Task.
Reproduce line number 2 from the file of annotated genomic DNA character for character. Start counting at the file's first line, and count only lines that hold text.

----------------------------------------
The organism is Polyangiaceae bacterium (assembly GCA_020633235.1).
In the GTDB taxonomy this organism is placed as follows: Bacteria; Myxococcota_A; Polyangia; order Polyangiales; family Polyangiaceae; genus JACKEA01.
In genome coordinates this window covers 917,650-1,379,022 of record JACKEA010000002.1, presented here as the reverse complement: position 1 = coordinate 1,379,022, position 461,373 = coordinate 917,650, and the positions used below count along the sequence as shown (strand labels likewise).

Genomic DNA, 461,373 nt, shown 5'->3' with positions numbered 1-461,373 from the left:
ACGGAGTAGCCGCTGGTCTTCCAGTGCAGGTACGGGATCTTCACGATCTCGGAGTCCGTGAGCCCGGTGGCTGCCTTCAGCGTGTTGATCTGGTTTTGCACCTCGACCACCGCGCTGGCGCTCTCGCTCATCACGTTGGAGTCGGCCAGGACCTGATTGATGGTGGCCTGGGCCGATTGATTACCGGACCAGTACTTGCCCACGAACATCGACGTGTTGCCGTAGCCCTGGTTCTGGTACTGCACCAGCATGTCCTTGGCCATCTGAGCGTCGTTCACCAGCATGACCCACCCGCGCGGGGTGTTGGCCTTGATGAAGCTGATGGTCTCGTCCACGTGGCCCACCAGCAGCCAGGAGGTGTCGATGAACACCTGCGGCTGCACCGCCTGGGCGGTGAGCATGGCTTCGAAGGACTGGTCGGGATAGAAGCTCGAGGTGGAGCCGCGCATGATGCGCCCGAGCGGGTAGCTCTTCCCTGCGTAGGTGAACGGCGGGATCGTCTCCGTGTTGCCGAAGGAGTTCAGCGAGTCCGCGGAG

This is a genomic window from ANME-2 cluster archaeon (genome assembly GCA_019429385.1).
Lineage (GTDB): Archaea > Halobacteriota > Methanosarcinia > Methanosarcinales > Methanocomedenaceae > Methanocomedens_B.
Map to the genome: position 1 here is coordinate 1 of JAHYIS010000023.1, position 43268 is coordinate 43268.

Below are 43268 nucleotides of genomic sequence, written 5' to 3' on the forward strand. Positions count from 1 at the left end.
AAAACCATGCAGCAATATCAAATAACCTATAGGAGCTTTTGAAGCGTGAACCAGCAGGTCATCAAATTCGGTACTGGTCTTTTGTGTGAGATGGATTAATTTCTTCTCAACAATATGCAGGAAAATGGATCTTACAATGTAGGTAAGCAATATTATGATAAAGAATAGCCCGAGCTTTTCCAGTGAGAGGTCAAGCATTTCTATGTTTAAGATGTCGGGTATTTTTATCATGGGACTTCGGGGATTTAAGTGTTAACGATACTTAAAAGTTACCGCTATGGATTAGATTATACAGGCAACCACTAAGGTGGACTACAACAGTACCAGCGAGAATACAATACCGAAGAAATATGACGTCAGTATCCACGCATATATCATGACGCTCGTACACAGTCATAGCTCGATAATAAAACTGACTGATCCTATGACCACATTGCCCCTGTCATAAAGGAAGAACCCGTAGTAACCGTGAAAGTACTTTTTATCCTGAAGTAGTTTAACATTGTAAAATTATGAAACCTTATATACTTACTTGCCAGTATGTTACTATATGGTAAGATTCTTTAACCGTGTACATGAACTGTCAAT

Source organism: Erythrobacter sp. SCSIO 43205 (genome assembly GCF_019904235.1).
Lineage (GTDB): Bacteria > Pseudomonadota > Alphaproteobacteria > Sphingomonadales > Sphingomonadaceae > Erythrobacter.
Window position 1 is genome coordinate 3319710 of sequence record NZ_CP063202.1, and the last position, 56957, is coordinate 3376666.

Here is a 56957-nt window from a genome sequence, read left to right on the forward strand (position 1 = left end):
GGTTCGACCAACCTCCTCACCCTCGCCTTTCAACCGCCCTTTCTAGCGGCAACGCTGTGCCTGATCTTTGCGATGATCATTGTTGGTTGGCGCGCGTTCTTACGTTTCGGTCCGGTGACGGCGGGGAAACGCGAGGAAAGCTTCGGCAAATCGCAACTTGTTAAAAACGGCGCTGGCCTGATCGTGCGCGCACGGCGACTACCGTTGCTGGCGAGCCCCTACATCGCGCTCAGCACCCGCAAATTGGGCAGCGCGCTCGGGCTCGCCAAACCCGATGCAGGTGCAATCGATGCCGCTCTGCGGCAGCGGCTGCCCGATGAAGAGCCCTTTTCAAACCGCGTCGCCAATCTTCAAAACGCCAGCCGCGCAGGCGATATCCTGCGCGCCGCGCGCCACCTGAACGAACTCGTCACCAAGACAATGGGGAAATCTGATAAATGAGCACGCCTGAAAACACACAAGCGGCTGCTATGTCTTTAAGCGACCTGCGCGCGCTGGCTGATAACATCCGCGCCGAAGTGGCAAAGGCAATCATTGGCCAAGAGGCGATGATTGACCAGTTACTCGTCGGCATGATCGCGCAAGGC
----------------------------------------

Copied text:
In the GTDB taxonomy this organism is placed as follows: Bacteria; Myxococcota_A; Polyangia; order Polyangiales; family Polyangiaceae; genus JACKEA01.